Thursday, October 25, 2012

Oh - the irony!

After the massive off road adventure that was scouting by motorbike in Madagascar, it was time to get back on the gentle, lightweight mountain bike.
I wheeled it out to pleased to be back on a steed that required instinctive handling and had no throttle. After a mission to replace the back tire valve, the Tall Boy was ready to hit the trails. Bliss, the helmet felt like a feather.
Four of us set out for a coffee ride up the spruit and I was pleasantly surprised to have not lost too much fitness in two weeks away. Several Vida coffees later, we dragged ourselves away for the downhill return journey and the legs were still feeling good despite the severe bruising that colured my shins yellow and mauve.
The last section of the ride is along Witkoppen road and as we slowed for a robot, my handlebars hooked a rubbish bin and I was unceremoniously dumped onto my hands. Ow, ow ow! Instant bruising appeared on my wrists and when my mates had stopped laughing, we picked up the bike, inspected my wrists and decided we'd better head for home before the adrenalin wore off.
Acid doesn't even begin describe my attitude. I'd survived motorbiking in worse conditions and received plenty of bruises and I was tired of hurting. What's more, I couldn't put my left wrist on the handlebars. So it was a one handed ride back to Sean's car where Derek and Doug fussed over my bike and me. I'll admit there were a few tears by now.
Both wrists hurt abominably but the left was worse. Icing and a few hours rest didn't ease it so it was off to Olivedale Clinic. Then it wasn't just my wrist hurting but my wallet. The end result was a heavily splinted wrist which fortunately wasn't broken but was damn sore.
Maybe there's a message there somewhere, but I'm damned if I know what.


Tuesday, October 16, 2012

Rookie Rider - Graduation

The last day of off road riding looms

  • By now the route is familiar and confidence is on the upswing
  • Opt for some single track only to find it heads off on the wrong line
  • Smile and wave at bemused locals
  • Retrace steps - @onegiantride is now in front but doesn't know i,t having wiped out on wet grass
  • Wait at boulder in river crossing.
  • Try phoning - yes there's signal.
  • @onegiantride is on top of mountain waiting.
  • Ride boulder in river crossing and do a mental fist pump
  • Ride single track to top of mountain and find it suddenly easier than two days before.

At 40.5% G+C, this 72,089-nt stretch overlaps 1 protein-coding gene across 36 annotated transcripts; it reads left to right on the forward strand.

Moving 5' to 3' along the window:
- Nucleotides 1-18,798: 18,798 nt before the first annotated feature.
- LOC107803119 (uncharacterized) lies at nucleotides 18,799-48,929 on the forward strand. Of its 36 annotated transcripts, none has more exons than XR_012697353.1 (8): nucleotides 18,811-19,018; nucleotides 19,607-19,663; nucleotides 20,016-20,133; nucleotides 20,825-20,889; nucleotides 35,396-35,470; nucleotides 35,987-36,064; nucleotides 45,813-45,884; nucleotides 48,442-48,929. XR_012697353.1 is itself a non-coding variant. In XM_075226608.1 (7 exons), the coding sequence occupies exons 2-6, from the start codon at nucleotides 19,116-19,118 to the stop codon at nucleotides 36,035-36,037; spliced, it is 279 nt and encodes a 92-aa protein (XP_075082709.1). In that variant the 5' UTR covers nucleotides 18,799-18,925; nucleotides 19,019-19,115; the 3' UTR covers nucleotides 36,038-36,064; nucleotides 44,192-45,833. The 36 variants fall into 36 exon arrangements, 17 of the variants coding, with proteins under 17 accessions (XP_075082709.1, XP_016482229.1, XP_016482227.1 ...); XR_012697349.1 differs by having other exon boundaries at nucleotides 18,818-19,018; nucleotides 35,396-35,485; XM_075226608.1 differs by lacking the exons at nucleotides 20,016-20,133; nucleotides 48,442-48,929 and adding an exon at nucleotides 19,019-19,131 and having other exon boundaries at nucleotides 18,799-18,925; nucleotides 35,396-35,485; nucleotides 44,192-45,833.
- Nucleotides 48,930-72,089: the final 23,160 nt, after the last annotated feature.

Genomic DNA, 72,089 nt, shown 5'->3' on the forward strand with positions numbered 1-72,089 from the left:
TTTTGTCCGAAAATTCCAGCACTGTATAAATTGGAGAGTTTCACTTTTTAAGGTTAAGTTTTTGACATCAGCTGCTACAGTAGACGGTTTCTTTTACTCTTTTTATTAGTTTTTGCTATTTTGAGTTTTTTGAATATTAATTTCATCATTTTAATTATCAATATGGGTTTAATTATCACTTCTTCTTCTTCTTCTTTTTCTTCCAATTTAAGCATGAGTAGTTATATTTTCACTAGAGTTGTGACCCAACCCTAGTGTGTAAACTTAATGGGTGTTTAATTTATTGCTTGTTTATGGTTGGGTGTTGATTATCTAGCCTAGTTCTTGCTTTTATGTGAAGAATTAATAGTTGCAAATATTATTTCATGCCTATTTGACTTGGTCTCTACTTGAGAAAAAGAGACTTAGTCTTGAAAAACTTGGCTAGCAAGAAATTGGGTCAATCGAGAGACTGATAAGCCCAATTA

• Start to feel good after hectic day before.
  • Ride single track to bog patch - opt to head out on foot.
  • @onegiantride continues on bike
  • Decide after 400m that walking is montrously inefficient
  • Walk back, study bog and pick a line.
  • Have hand gesture discussion with old man herding one zebu and realise a better path lies on top of ridge.
  • Cross safely over bog and resume path
  • Reach gully and opt to ride straight up mountain through veld onto top path.
  • Feeling pleased with self - another mental fist pump
  • Ride single track along ridge until path goes up over boulders - go around until reach saddle and decide that's far enough.
  • Decide to retrace path to to split and wait for @onegiantride
  • Bike falls down the slope because foot can't reach the ground.
  • Land on already bruised shins.
  • Make like The Hulk to lift bike.

  • Retrace path and opt to go around boulder choke point on path
  • Return to path and bounce right over and land on bruised shins again
  • Bike is now lying face down.
  • Drag front wheel straight.
  • Remember to hold front brake and attempt to lift
  • Try again
  • Try again
  • Eventually do monumental leg press and get bike upright.
  • Return to saddle, park and rest under some trees
  • Patch shins
  • Wait for @onegiantride

  • Reunited - ride single track back to jeep track
  • Head for home
  • Ride boulder in river crossing  the other way but too tired to fist pump
  • Ride home warily
  • Lie down
  • Off road is over and face two more days of tar riding back to Tana.

Moral: If you bite off more than you can chew - swallow the damn thing whole.